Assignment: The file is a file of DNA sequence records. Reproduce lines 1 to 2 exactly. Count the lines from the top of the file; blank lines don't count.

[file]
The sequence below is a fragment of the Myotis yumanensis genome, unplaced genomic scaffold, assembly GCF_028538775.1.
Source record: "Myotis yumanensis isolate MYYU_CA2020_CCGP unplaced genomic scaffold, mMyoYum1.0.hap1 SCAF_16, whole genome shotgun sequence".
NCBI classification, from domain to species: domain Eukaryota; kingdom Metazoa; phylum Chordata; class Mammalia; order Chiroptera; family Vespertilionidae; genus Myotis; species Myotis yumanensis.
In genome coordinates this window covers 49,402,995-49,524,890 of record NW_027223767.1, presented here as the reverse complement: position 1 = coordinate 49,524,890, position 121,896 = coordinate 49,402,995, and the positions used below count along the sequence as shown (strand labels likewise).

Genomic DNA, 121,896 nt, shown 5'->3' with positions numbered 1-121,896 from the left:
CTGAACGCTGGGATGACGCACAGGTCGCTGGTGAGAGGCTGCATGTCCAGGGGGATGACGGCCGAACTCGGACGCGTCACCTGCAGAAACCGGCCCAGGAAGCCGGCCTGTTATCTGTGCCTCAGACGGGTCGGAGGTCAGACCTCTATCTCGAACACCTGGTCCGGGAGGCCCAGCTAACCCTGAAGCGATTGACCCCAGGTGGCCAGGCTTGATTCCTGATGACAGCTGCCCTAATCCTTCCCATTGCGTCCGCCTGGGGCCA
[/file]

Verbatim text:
The sequence below is a fragment of the Myotis yumanensis genome, unplaced genomic scaffold, assembly GCF_028538775.1.
Source record: "Myotis yumanensis isolate MYYU_CA2020_CCGP unplaced genomic scaffold, mMyoYum1.0.hap1 SCAF_16, whole genome shotgun sequence".